Sometimes that “something” that has grabbed hold of you won’t let go. Dennis M. Gallagher writes,
These past three and a half years have been one where I’m grateful to feel more immersed within the Vincentian mission and where I now feel part of the SJU community with those who think and feel like I do, putting my faith into action, out in the open. I have thoroughly enjoyed learning more about Sts. Vincent de Paul, Louise de Marillac, Rosalie Rendu, Frederick Ozanam and Catherine Laboure within the V.M.C. (Vincentian Mission Certificate) and now the V.M.I. (Vincentian Mission Institute) programs (programs offered by St. John’s to their community Ed.). They have reminded me that in the company you keep, who and what I value is at the forefront of my daily faith life.
I came into this experience having been formed as a Franciscan brother, Secular Franciscan and as a Lasallian Associate through two forms of Franciscan formation and as a graduate of the Buttimer Institute of Lasallian Studies. My experiences of living and working with the Franciscan Brothers and the De La Salle Christian Brothers, prepared me for this new Vincentian challenge as God has led me into this St. John’s community. What a joy it is to be among a community of like minded V.M.C. and V.M.I. colleagues who are a community of service for the poor, and I’m one amongst them. It has made me, this non-graduate of St. John’s, feel not only included but accepted into this community. Thank you Lucy Pesce and Fr. John for leading me down this path of service, justice questions, and of course the joy of laughing along the way.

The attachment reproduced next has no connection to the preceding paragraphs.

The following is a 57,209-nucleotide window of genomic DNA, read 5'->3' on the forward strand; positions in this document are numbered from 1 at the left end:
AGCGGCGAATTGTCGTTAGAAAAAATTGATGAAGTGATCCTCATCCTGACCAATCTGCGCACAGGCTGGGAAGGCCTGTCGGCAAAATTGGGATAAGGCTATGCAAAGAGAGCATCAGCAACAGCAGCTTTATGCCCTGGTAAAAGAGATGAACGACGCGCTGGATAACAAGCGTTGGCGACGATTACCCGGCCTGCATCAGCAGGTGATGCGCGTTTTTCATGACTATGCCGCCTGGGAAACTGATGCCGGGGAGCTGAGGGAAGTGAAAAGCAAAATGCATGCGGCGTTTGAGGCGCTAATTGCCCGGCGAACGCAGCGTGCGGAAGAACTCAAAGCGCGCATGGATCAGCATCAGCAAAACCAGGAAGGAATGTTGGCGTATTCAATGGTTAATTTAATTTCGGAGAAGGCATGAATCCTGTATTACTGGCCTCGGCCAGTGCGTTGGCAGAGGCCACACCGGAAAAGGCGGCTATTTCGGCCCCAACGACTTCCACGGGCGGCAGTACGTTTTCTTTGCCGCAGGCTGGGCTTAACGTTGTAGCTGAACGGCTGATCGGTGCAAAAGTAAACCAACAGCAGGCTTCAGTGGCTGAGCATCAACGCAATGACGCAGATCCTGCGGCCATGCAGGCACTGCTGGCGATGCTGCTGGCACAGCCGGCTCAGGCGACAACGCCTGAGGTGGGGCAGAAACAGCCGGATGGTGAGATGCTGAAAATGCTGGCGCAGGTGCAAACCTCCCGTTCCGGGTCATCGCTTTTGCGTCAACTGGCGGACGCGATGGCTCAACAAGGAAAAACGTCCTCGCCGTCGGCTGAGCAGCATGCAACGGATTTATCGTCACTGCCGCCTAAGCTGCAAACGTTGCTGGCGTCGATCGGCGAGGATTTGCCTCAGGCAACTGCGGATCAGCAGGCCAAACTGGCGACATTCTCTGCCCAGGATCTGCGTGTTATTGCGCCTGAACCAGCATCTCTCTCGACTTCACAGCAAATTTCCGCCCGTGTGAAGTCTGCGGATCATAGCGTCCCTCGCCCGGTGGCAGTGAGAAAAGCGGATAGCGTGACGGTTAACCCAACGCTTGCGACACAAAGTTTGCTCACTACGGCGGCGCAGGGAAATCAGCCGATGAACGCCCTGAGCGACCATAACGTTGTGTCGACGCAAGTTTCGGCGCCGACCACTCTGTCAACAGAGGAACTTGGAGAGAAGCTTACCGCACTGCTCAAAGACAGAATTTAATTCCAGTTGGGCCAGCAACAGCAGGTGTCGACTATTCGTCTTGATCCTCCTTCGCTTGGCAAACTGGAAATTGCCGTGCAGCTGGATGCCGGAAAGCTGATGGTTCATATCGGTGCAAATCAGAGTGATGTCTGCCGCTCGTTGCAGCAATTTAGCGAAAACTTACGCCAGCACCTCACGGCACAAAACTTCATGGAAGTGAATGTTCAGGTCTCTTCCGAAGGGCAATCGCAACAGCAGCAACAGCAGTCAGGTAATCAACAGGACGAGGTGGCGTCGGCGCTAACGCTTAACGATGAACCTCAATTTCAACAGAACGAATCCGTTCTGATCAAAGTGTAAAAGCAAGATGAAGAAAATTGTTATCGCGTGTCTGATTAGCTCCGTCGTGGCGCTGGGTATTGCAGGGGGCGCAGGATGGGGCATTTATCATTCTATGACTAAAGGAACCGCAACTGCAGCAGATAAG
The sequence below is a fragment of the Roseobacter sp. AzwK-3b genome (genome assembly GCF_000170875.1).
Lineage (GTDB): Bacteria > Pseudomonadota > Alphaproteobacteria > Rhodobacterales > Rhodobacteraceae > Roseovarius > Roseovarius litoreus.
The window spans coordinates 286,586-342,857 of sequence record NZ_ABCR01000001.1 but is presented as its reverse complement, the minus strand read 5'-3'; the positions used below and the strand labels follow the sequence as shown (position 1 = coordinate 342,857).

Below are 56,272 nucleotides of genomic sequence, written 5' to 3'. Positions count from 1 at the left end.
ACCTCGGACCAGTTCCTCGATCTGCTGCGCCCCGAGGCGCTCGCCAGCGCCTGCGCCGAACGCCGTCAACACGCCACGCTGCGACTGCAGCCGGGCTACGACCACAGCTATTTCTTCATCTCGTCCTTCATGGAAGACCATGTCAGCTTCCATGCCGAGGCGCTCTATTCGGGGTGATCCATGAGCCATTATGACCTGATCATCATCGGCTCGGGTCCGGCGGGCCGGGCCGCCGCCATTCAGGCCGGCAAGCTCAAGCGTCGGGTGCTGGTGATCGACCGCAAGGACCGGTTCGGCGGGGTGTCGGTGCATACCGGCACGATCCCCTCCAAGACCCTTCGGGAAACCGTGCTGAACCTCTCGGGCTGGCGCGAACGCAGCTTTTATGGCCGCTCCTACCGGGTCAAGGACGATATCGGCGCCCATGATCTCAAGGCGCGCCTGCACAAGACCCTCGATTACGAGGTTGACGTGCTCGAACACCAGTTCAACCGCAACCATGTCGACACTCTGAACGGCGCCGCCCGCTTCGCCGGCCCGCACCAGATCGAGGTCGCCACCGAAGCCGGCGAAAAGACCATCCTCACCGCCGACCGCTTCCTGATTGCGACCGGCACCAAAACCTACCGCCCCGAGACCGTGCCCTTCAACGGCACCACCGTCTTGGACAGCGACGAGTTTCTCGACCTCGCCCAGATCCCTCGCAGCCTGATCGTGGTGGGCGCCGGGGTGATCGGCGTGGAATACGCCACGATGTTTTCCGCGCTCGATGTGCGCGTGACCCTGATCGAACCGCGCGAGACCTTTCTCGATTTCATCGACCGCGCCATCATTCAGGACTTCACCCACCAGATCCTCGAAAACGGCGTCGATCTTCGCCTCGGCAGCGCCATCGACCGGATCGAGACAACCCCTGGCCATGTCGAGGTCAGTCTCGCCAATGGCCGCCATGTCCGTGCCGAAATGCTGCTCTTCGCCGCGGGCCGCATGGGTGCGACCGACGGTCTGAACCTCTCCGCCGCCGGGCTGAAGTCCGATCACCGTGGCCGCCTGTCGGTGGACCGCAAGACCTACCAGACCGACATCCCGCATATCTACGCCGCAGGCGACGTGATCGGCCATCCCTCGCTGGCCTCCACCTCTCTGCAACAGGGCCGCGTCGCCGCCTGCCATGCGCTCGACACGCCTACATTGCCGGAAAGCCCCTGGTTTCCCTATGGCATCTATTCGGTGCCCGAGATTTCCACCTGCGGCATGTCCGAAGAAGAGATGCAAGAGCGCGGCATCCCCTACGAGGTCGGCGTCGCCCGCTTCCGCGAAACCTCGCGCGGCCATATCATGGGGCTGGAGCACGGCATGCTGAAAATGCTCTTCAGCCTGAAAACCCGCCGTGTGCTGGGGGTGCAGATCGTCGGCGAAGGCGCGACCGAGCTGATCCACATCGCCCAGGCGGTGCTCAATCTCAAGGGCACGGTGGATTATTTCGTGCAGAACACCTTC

I started my V.M.C. journey by simply stating my very formal goal, “to better understand the Vincentian charism and its applications so I can better plan, invite, and engage the St. John’s community with the broader community where we live and work.” What I initially was drawn to is this Vincentian charism from the words of Fr. Thomas McKenna, C.M., “to anyone who seeks balance between action and contemplation, organizing good works, and relying on divine providence, intelligent activity and trusting surrender.” This description of being Vincentian by McKenna was exactly where I was when I started my ministry at St. John’s.
I ended my V.M.C. experience by taking a public stance for the poor, by making this deliberate posting on Facebook to reach out to my 559 friends. I don’t post on my Facebook page very often. In December 2014, I began my posting, “What are you giving to Christ this Christmas? Would you join me in making a Christmas gift to the Midnight Run Fundraiser at St. John’s University?